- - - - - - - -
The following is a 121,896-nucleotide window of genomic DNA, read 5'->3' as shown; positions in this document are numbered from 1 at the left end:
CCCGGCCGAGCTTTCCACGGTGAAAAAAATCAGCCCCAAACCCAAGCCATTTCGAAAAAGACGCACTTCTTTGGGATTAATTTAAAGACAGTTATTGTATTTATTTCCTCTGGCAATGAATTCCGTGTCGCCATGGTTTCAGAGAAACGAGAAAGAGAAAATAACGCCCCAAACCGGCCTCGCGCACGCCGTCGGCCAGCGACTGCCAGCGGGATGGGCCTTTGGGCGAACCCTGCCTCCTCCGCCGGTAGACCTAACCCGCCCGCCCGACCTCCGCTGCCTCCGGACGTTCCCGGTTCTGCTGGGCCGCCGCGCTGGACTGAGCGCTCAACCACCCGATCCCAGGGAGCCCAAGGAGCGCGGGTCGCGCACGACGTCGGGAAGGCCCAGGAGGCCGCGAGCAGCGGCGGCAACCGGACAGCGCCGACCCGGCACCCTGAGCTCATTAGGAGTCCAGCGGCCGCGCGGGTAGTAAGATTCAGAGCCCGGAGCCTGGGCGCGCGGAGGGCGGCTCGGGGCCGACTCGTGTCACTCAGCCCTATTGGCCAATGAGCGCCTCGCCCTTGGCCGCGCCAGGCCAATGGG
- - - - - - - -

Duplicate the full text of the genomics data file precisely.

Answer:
The following is a 121,896-nucleotide window of genomic DNA, read 5'->3' as shown; positions in this document are numbered from 1 at the left end:
CCCGGCCGAGCTTTCCACGGTGAAAAAAATCAGCCCCAAACCCAAGCCATTTCGAAAAAGACGCACTTCTTTGGGATTAATTTAAAGACAGTTATTGTATTTATTTCCTCTGGCAATGAATTCCGTGTCGCCATGGTTTCAGAGAAACGAGAAAGAGAAAATAACGCCCCAAACCGGCCTCGCGCACGCCGTCGGCCAGCGACTGCCAGCGGGATGGGCCTTTGGGCGAACCCTGCCTCCTCCGCCGGTAGACCTAACCCGCCCGCCCGACCTCCGCTGCCTCCGGACGTTCCCGGTTCTGCTGGGCCGCCGCGCTGGACTGAGCGCTCAACCACCCGATCCCAGGGAGCCCAAGGAGCGCGGGTCGCGCACGACGTCGGGAAGGCCCAGGAGGCCGCGAGCAGCGGCGGCAACCGGACAGCGCCGACCCGGCACCCTGAGCTCATTAGGAGTCCAGCGGCCGCGCGGGTAGTAAGATTCAGAGCCCGGAGCCTGGGCGCGCGGAGGGCGGCTCGGGGCCGACTCGTGTCACTCAGCCCTATTGGCCAATGAGCGCCTCGCCCTTGGCCGCGCCAGGCCAATGGG